Executive Intelligence Review
This article appears in the October 18, 2002 issue of Executive Intelligence Review.
DOCUMENTATION: DR. ENÉAS CARNEIRO

A Citizen Who Chooses
To Make History

by Gretchen Small

Who is this man who won the largest number of votes of any Congressional candidate in Brazil's history, in a campaign on which he spent, at most, $22,000?

Dr. Enéas Ferreira Carneiro, known simply as "Enéas" throughout Brazil, is one of those rare individuals who step forward to shape history when their country needs them. Born on Nov. 5, 1938, Dr. Enéas is a mathematician, a physicist, and one of Brazil's most pre-eminent cardiologists, who has taught thousands of doctors. His textbook on the electrocardiogram has been published in various editions, in Brazil and abroad.

In 1989, he founded the Party for Rebuilding of National Order (PRONA), recruiting to its ranks many of the physicians whom he had inspired with his love of science—and of Brazil. The founding manifesto declared PRONA open to Brazilians from all races, creeds, and classes who wish to stop the looming dissolution of the nation due to pressure from its international creditors, and the state of near anarchy created by the government's failure to exercise authority.

Under PRONA's banner, Enéas ran for the Presidency three times, campaigning against the International Monetary Fund's looting of Brazil—all the while maintaining his medical career. In a March 1999 speech to a packed EIR seminar in Buenos Aires, Argentina, he explained, "Being a professor of medicine and, until the age of 50, never having participated in any political process, at a certain moment in my life, in 1989, did I suddenly, precipitously, without any prior preparation, without any link to the establishment, suddenly decide to enter politics?" He spoke of hospitals filled with malnourished and neglected children, of corruption which siphons off funds from the health budget, and the lines of poor people who can get no medical attention. "I was outraged," he said. The educational system was no better.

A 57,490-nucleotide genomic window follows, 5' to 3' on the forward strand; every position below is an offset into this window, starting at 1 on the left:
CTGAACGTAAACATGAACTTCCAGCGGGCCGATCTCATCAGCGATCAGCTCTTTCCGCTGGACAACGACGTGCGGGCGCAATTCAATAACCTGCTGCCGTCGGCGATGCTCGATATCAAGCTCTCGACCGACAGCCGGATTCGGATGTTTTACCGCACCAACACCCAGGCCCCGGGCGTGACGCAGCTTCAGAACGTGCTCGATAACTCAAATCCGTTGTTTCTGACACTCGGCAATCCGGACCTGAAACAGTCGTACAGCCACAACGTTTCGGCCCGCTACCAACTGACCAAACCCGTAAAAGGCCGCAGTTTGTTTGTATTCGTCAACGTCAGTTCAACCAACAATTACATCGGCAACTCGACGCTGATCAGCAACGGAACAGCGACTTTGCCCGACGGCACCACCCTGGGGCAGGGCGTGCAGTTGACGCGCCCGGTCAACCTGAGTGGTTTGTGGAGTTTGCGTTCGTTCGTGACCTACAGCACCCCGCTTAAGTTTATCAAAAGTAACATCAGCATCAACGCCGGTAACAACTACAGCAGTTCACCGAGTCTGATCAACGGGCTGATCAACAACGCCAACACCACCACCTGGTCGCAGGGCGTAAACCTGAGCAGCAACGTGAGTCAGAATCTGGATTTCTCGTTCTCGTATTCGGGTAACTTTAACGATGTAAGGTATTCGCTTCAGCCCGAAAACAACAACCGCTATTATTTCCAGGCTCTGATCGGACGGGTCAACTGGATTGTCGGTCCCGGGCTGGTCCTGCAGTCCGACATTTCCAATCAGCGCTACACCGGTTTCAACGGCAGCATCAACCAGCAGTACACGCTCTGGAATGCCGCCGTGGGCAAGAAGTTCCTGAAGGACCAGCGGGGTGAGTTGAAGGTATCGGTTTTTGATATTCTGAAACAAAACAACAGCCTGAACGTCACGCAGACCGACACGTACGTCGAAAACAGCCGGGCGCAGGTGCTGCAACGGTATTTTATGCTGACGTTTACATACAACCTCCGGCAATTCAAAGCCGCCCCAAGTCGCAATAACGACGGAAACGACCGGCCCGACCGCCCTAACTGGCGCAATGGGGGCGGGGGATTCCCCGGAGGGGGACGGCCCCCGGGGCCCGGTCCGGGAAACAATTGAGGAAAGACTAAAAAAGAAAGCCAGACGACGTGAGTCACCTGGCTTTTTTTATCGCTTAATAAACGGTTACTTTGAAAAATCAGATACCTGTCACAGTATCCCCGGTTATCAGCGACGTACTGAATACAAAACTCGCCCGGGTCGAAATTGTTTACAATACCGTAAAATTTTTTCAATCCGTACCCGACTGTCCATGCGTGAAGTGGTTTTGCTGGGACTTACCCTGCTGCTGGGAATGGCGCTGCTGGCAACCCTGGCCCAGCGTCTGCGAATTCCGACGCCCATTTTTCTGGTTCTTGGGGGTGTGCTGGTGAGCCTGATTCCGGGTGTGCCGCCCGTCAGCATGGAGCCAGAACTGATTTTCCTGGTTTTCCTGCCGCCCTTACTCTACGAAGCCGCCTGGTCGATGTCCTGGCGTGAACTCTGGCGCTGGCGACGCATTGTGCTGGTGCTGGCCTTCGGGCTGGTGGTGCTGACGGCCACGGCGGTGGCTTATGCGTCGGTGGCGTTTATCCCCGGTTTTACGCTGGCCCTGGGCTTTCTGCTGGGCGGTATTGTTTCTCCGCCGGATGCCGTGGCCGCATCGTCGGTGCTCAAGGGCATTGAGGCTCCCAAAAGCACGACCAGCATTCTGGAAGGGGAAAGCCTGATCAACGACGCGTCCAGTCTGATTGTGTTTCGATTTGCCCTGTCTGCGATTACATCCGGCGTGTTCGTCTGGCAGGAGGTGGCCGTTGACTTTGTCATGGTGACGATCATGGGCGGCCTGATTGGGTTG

Without any links to any existing structure, "I gathered former colleagues of mine, former companions, former students, of whom I have had more than 30,000, and I created a political structure, a party, and I launched my candidacy for the Presidency of the Republic, saying these things, telling the truth," he explained.

From his first election bid in 1989, his trademark became "My name is Enéas," the concluding words of the 17 seconds in free national television time allotted him as a minor Presidential candidate.

He earned the attention of the international oligarchy as a potentially serious threat in the 1994 elections, when he came in third, winning nearly 5 million votes, for 7.4% of the total. In that election, he had the right to "a whole minute on television—an eternity," which he used to call on the state to adopt the dirigist credit policies of the United States' first Treasury Secretary, Alexander Hamilton.

It was after that ad, that Dr. Enéas came in direct contact with Lyndon LaRouche's associates in Brazil. Soon, he was instructing PRONA members to read EIR, "the only magazine in the world which still defends the existence of the sovereign nation-state."

In January 1998, on the eve of his third run for the Presidency, Dr. Enéas discussed, in an interview on national television, the analyses of the "brilliant economist" LaRouche, who had forecast the crisis, and called for a New Bretton Woods. In March 1998, in a prime-time TV interview, he went after globalization, as typified by mega-speculator George Soros' buying up Brazil's state companies. Holding up the issue of EIR famous for its cover featuring Soros surrounded by marijuana leaves, Dr. Enéas charged that Soros' money is drug money.